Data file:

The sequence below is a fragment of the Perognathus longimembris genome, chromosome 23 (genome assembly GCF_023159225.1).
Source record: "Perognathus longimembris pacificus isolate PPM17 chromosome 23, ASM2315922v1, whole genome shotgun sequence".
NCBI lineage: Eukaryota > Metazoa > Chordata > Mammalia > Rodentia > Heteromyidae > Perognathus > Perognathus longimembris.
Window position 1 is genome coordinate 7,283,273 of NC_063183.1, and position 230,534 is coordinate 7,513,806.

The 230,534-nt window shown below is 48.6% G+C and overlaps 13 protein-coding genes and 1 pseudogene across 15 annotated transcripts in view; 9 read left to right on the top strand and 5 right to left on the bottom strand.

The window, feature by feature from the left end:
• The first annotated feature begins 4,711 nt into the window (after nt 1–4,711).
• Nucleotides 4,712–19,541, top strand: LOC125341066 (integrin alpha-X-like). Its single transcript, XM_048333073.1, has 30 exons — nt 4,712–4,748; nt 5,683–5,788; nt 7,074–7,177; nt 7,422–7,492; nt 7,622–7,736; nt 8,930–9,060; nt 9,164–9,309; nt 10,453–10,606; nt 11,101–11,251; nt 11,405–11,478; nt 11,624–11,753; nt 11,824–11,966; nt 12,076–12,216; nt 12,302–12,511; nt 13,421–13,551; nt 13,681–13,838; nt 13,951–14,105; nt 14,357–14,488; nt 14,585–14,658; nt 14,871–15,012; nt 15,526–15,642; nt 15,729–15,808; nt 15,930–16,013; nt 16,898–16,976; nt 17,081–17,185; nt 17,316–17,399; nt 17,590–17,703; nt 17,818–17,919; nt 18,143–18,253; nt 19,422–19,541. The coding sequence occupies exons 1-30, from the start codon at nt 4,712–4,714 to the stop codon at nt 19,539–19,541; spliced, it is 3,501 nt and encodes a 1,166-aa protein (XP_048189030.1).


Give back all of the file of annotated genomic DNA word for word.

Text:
The sequence below is a fragment of the Perognathus longimembris genome, chromosome 23 (genome assembly GCF_023159225.1).
Source record: "Perognathus longimembris pacificus isolate PPM17 chromosome 23, ASM2315922v1, whole genome shotgun sequence".
NCBI lineage: Eukaryota > Metazoa > Chordata > Mammalia > Rodentia > Heteromyidae > Perognathus > Perognathus longimembris.
Window position 1 is genome coordinate 7,283,273 of NC_063183.1, and position 230,534 is coordinate 7,513,806.

The 230,534-nt window shown below is 48.6% G+C and overlaps 13 protein-coding genes and 1 pseudogene across 15 annotated transcripts in view; 9 read left to right on the top strand and 5 right to left on the bottom strand.

The window, feature by feature from the left end:
• The first annotated feature begins 4,711 nt into the window (after nt 1–4,711).
• Nucleotides 4,712–19,541, top strand: LOC125341066 (integrin alpha-X-like). Its single transcript, XM_048333073.1, has 30 exons — nt 4,712–4,748; nt 5,683–5,788; nt 7,074–7,177; nt 7,422–7,492; nt 7,622–7,736; nt 8,930–9,060; nt 9,164–9,309; nt 10,453–10,606; nt 11,101–11,251; nt 11,405–11,478; nt 11,624–11,753; nt 11,824–11,966; nt 12,076–12,216; nt 12,302–12,511; nt 13,421–13,551; nt 13,681–13,838; nt 13,951–14,105; nt 14,357–14,488; nt 14,585–14,658; nt 14,871–15,012; nt 15,526–15,642; nt 15,729–15,808; nt 15,930–16,013; nt 16,898–16,976; nt 17,081–17,185; nt 17,316–17,399; nt 17,590–17,703; nt 17,818–17,919; nt 18,143–18,253; nt 19,422–19,541. The coding sequence occupies exons 1-30, from the start codon at nt 4,712–4,714 to the stop codon at nt 19,539–19,541; spliced, it is 3,501 nt and encodes a 1,166-aa protein (XP_048189030.1).